TW: Are there any misconceptions Aussie travel agents have of Grapevine or the state of Texas?

PM: Just the same as travel agents outside of Australia thinking it’s just an outback with vast dry deserts, when Australia offers everything from tropical rain forests to beautiful beaches.  There are probably Aussie travel agents who think Texas is vast desert with tumbleweeds blowing about, when Texas has 590 kilometres of coastline offering beautiful beaches and over 7,000 lakes. The Texas frontier has everything from luscious green, magnificent pine trees in the east part of the state to scenic desert, mountainous areas in the west.

Texas is also the fifth largest producer of wine, with three major wine regions to explore.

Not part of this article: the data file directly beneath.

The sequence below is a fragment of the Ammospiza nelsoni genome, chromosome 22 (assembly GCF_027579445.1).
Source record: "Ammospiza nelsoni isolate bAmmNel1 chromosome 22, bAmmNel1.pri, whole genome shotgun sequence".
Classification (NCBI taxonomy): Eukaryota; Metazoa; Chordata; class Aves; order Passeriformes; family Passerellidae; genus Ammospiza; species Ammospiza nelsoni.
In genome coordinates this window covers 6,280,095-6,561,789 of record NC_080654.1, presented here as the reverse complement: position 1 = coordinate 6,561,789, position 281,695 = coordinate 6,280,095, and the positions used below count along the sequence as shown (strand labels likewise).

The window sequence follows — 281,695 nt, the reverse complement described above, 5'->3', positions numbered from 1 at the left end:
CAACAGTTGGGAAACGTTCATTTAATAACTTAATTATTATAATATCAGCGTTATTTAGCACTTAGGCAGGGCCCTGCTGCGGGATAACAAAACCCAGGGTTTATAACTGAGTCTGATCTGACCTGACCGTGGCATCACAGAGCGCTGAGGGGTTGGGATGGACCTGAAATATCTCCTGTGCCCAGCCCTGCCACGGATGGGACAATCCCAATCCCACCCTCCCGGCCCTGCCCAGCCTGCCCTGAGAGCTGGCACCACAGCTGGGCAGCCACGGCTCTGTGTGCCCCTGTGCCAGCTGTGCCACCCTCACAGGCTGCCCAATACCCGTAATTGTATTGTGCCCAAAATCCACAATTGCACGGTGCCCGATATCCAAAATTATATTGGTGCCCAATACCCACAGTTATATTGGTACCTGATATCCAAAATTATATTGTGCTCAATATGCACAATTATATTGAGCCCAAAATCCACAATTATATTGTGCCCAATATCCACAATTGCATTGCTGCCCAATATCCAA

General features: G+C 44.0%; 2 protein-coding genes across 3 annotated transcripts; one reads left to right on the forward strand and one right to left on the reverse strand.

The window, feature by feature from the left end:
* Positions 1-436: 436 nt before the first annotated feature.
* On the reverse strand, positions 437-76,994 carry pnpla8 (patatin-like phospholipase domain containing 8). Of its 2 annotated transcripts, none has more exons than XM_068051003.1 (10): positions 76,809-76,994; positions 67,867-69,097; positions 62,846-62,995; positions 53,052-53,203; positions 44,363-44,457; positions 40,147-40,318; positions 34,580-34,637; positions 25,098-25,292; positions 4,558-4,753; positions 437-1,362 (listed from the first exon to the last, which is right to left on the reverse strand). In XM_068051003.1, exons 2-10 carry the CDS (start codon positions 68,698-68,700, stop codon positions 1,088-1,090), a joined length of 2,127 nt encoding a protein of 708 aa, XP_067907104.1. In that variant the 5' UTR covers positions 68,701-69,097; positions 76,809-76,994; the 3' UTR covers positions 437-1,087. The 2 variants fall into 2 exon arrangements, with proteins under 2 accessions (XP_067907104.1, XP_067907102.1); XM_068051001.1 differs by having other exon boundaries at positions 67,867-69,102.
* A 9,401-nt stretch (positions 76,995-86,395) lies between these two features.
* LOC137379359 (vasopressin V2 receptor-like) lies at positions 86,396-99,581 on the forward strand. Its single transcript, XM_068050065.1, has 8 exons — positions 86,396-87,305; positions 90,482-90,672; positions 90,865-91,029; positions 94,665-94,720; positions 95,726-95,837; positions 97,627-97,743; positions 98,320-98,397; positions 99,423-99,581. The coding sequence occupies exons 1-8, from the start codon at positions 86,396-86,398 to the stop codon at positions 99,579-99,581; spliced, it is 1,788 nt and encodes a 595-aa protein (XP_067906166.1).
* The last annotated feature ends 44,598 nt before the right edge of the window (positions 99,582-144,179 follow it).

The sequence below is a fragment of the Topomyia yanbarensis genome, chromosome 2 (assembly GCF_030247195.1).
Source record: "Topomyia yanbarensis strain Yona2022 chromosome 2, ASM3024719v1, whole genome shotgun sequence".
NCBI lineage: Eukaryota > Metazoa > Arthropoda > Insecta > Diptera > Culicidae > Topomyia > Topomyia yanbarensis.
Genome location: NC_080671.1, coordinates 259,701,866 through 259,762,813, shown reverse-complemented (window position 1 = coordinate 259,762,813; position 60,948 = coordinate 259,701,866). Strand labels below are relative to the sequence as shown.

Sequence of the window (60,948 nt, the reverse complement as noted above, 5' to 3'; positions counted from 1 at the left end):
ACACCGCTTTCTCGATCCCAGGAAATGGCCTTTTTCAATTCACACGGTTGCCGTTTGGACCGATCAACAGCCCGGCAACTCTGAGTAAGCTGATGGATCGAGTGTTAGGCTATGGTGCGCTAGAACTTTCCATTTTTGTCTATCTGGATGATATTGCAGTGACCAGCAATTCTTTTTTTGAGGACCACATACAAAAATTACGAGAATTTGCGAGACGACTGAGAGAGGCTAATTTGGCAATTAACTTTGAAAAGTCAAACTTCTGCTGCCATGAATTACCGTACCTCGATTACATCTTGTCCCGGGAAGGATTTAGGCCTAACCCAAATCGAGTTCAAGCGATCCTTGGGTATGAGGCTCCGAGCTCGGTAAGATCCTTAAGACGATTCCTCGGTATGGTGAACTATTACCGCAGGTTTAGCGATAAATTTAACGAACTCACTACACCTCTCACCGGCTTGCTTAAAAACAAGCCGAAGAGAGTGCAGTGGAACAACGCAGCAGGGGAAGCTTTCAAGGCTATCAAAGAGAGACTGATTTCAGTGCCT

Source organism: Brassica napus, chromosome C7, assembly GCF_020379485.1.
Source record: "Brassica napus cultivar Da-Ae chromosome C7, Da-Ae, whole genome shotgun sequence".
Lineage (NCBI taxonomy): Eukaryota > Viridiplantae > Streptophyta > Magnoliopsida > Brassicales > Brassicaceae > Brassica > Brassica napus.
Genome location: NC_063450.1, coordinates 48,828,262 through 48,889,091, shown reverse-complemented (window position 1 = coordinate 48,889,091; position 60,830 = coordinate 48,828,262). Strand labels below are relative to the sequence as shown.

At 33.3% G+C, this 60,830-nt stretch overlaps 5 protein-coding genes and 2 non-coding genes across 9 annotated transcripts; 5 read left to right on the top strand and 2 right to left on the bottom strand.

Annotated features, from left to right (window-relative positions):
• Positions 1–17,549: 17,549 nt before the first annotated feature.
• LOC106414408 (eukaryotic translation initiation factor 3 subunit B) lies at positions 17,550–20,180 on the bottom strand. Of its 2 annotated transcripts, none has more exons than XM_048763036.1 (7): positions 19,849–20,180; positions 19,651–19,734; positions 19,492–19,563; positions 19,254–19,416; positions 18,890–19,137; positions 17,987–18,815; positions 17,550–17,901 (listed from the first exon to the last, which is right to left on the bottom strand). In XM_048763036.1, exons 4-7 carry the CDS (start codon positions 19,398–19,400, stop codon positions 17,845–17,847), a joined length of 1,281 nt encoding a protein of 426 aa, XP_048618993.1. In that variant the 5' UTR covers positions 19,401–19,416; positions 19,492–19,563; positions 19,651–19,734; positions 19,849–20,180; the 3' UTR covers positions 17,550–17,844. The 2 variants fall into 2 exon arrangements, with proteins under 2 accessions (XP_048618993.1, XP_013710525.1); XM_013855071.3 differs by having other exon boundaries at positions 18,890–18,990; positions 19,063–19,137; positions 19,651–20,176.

TW: What is coming up in Grapevine, in terms of new tourism developments?

PM: Plans are underway to build a new, world-class, 1,020-room resort with over 17,000 square meters of entertainment space including indoor and outdoor waterparks, an arcade, mini-golf, laser tag, rock climbing, spa, multiple dining outlets and meeting space, managed by Stand Rock Hospitality. This will be the third waterpark resort in Grapevine, joining Great Wolf Lodge and Gaylord Texan Resort’s Paradise Springs.